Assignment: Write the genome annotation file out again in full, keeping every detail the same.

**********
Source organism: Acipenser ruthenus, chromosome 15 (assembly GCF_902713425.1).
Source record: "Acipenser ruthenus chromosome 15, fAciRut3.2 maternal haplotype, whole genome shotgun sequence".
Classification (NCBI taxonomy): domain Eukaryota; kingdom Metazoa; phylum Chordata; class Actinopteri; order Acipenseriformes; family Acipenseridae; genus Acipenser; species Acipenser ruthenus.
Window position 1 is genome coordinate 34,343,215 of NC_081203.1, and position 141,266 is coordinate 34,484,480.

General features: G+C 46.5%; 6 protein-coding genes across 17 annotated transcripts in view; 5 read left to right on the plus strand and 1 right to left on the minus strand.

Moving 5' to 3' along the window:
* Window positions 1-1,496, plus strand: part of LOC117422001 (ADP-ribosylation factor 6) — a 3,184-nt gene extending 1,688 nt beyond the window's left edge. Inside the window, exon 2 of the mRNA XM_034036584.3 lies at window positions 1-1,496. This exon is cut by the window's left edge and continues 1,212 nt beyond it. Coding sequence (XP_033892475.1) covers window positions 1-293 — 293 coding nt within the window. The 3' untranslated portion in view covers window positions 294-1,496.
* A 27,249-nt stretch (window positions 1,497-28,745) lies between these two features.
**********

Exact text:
Source organism: Acipenser ruthenus, chromosome 15 (assembly GCF_902713425.1).
Source record: "Acipenser ruthenus chromosome 15, fAciRut3.2 maternal haplotype, whole genome shotgun sequence".
Classification (NCBI taxonomy): domain Eukaryota; kingdom Metazoa; phylum Chordata; class Actinopteri; order Acipenseriformes; family Acipenseridae; genus Acipenser; species Acipenser ruthenus.
Window position 1 is genome coordinate 34,343,215 of NC_081203.1, and position 141,266 is coordinate 34,484,480.

General features: G+C 46.5%; 6 protein-coding genes across 17 annotated transcripts in view; 5 read left to right on the plus strand and 1 right to left on the minus strand.

Moving 5' to 3' along the window:
* Window positions 1-1,496, plus strand: part of LOC117422001 (ADP-ribosylation factor 6) — a 3,184-nt gene extending 1,688 nt beyond the window's left edge. Inside the window, exon 2 of the mRNA XM_034036584.3 lies at window positions 1-1,496. This exon is cut by the window's left edge and continues 1,212 nt beyond it. Coding sequence (XP_033892475.1) covers window positions 1-293 — 293 coding nt within the window. The 3' untranslated portion in view covers window positions 294-1,496.
* A 27,249-nt stretch (window positions 1,497-28,745) lies between these two features.